Solder Surfaces for Printed Circuit Boards, Part 2: Electroless Nickel-Gold

The solder surface electroless nickel-gold (chem. NiAu) is also called ENIG (Electroless Nickel Immersion Gold). In a wet chemical process, a 3 to 6 µm thin layer of nickel (phosphorus-doped) is first deposited on the copper surfaces of the component connections. The nickel layer forms a barrier for the 0.05 to 0.125 µm thin gold layer, which is then also chemically applied. During the soldering process, the nickel-gold layer wets itself quickly and evenly with the solder. Between the tin of the solder alloy and the nickel of the solder surface a sequence of intermetallic nickel-tin phases with different composition is formed. The gold is completely dissolved during the soldering process. Ideally, after the solder has solidified, there is a uniform metallic zone a few micrometers that adheres firmly to the substrate and enables reliable SMD solder connections.

Solder surface electroless nickel gold
Micrograph of hole entrance with electroless nickel-gold surface

Planar surface and 12 months shelf life

Chemical NiAu offers not only a planar soldering surface but also a long shelf life. If stored properly, the PCB manufacturer provides a 12-month solderability warranty. The wetting of the solder pads is evaluated according to the standard J-STD-003. The resulting nickel-tin alloy is more brittle than a copper-tin compound. The solder surface is therefore not recommended for electronic assemblies that are exposed to strong bending or vibrations. Chemical NiAu is RoHS compliant and described in IPC-4552. The coating thicknesses are measured non-destructively with an X-ray test or in a destructive test with a microsection analysis. In the micrograph, however, only the nickel layer is visible. The gold layer is too thin to be detected and measured in the micrograph.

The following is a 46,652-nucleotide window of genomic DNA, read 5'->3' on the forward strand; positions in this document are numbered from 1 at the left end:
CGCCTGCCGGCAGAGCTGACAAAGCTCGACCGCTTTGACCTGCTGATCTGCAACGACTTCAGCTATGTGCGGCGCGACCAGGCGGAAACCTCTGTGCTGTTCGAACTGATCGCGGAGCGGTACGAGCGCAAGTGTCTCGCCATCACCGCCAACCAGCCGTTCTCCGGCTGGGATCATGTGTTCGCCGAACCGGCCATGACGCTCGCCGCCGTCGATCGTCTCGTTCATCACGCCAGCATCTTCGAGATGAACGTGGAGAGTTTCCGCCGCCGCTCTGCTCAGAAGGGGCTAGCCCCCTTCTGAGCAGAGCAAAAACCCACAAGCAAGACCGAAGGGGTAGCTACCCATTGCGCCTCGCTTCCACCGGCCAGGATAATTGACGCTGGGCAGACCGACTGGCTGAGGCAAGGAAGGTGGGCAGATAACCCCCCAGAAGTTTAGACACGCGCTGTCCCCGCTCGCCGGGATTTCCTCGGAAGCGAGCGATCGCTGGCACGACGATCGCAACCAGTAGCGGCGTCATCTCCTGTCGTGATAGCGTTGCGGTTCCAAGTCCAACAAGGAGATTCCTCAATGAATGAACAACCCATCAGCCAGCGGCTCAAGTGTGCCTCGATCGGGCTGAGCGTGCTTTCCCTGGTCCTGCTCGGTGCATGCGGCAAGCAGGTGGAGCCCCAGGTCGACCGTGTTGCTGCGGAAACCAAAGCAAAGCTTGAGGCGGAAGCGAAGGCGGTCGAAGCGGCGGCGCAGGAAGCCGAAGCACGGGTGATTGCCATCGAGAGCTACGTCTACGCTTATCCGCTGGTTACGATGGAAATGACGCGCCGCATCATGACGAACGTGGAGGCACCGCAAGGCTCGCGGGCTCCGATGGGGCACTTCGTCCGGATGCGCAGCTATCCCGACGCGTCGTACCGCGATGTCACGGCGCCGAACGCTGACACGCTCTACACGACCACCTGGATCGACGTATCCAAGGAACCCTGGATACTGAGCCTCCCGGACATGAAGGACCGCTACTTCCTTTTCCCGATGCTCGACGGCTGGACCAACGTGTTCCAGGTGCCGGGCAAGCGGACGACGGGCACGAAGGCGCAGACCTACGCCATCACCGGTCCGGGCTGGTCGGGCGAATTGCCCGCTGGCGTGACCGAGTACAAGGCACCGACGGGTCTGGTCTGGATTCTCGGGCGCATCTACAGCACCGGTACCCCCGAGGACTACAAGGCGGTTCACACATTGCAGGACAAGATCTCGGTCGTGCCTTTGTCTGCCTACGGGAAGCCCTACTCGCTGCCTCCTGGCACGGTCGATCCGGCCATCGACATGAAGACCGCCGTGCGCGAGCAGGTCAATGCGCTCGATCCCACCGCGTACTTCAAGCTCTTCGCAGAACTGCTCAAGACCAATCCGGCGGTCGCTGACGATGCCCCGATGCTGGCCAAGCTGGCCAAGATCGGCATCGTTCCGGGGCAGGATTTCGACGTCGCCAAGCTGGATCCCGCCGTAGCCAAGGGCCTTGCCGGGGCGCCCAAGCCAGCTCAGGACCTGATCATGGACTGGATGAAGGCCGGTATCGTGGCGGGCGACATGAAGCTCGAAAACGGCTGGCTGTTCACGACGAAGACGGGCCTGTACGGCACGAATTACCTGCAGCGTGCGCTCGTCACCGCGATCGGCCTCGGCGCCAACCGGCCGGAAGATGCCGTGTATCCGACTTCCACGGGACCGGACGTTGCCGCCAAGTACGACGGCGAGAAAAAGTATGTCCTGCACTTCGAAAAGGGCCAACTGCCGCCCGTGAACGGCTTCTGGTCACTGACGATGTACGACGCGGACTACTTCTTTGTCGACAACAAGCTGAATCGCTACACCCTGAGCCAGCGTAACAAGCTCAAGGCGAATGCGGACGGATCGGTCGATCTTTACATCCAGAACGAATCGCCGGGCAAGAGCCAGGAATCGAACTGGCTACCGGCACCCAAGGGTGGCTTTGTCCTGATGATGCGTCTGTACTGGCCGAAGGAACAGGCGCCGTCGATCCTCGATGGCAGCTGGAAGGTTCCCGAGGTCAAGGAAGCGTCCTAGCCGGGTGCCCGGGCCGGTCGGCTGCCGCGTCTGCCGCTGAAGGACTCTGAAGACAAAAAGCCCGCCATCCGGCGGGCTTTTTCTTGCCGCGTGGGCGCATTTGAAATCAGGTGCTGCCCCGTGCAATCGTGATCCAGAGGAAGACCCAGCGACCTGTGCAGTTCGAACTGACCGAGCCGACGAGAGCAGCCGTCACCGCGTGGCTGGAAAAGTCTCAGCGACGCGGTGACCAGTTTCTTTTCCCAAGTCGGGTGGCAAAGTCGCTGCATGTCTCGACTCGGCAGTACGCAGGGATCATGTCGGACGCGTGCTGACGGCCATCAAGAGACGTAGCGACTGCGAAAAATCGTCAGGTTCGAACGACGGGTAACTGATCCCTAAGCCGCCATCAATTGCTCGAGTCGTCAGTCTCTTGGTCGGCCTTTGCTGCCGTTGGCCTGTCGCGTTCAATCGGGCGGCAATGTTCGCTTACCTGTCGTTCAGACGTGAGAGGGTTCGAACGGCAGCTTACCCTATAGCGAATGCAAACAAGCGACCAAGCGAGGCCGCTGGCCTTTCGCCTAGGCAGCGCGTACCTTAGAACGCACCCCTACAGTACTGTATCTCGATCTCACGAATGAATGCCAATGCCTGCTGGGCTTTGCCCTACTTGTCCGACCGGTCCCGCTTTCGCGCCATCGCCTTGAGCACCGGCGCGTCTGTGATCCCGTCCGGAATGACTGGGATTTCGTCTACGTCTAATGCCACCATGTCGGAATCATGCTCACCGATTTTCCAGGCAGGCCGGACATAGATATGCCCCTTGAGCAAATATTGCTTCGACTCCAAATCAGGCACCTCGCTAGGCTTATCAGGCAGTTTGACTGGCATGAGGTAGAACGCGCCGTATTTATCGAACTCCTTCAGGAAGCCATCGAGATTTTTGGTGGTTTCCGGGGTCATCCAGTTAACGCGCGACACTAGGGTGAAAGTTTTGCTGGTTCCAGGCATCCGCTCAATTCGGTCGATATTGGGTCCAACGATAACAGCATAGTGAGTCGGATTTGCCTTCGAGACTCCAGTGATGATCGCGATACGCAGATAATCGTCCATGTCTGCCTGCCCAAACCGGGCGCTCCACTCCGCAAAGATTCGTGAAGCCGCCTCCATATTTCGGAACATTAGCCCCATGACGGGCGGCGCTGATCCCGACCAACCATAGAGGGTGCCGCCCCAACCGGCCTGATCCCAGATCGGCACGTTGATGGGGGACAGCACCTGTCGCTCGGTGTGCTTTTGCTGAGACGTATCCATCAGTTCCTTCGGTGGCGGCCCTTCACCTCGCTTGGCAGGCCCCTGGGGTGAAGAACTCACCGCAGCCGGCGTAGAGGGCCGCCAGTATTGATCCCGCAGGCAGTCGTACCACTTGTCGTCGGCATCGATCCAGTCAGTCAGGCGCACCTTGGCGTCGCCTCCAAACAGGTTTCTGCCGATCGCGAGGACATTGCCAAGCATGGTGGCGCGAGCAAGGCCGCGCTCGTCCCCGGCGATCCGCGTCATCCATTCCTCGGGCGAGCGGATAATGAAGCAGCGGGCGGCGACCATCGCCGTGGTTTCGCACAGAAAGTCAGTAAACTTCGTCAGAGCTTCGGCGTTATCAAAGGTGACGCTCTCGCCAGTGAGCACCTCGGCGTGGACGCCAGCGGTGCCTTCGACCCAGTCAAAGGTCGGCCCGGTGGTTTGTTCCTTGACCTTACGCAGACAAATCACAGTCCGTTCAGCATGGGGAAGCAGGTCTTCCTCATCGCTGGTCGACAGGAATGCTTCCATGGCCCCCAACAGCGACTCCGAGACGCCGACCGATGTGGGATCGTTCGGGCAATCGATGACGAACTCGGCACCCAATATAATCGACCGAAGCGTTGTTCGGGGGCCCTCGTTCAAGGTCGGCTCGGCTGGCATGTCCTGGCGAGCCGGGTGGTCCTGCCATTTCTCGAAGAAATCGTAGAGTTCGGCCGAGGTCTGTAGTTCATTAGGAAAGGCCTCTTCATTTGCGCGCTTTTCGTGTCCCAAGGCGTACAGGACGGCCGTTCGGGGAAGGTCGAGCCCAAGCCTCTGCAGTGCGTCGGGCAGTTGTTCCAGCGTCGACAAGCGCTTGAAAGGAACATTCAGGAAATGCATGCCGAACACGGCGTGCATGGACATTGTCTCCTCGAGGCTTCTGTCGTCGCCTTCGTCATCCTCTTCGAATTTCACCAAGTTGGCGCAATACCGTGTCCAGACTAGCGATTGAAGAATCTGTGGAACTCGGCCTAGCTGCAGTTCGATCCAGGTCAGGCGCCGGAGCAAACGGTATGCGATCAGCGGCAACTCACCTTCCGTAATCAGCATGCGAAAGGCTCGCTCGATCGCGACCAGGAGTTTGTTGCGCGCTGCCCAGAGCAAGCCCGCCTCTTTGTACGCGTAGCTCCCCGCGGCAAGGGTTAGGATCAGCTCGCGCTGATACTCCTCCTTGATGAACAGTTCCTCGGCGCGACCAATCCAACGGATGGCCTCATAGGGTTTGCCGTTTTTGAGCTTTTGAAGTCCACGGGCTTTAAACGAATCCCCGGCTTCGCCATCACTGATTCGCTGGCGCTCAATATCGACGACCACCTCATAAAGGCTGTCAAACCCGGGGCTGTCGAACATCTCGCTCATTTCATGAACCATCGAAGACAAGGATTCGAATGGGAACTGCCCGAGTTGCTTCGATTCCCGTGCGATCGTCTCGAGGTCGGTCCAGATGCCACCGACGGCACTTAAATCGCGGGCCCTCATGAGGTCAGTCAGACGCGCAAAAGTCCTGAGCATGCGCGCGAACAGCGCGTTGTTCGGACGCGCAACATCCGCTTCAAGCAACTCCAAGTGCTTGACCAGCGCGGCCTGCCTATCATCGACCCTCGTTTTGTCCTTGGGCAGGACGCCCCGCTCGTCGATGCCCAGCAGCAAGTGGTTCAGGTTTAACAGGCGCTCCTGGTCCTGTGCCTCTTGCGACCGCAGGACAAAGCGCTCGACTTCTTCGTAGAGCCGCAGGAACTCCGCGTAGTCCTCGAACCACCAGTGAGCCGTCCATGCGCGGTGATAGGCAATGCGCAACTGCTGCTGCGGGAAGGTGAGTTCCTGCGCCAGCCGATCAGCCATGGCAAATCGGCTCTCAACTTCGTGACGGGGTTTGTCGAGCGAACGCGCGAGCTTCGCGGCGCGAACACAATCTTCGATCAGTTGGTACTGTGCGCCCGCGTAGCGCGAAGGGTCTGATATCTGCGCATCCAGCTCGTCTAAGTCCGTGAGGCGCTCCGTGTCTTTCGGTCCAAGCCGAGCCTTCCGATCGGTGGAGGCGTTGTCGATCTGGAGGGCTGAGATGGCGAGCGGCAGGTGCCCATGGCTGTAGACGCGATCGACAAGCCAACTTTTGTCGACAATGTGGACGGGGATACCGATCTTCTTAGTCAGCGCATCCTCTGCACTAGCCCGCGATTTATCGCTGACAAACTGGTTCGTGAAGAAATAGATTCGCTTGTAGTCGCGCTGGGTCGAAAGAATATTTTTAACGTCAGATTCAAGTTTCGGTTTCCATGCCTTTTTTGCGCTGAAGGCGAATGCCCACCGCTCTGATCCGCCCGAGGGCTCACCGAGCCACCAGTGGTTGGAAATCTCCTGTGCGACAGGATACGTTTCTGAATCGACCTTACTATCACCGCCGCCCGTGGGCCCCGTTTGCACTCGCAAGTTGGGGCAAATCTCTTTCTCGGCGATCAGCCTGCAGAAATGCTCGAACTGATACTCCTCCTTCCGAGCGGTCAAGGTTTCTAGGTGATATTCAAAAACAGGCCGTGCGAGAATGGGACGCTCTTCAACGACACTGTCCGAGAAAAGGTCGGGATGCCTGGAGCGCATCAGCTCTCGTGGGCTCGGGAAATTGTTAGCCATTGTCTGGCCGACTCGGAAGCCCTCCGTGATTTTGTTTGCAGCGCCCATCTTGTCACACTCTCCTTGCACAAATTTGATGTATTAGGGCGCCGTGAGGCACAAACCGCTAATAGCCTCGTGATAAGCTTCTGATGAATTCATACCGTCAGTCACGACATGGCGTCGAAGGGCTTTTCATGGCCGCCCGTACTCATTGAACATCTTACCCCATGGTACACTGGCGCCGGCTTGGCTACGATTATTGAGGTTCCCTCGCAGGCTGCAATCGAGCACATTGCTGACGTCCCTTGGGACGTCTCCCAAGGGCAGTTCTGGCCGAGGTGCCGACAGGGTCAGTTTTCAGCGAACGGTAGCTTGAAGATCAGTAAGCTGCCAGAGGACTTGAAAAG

The nickel-gold surface is also suitable for switching contacts and wire bonding. ENIG is predestined for aluminium wire bonding according to MIL-STD 883. In our opinion, the gold layer is too thin for gold wire bonding. However, we do have customers who have validated the bonding process for themselves and in their applications the gold wire base works. Chemical NiAu is only suitable to a limited extent for press-fit technology because nickel is brittle and hard. However, some customers have also validated the process for themselves.

It is possible to combine this with electroplated nickel-gold on the connector contacts at the edge of the circuit board. The electroplated gold surface for PCB connectors (hard gold or connector gold) is significantly thicker and more robust than ENIG.

The most used soldering surface

Chemical NiAu is the most widely used solder surface in Europe. An estimated 50 % of all printed circuit boards manufactured in Europe have this end surface, and the trend is rising (source: ZVEI). At KSG, ENIG is also by far the most widely used PCB finish by customers. We estimate that with the rise of fine or ultra-fine conductor technologies, the manufacturing share of this surface will continue to increase.

Electroless nickel gold solder surface
SEM image of a surface with the typical “cauliflower” structure of the nickel deposition (source: IPC-4552)

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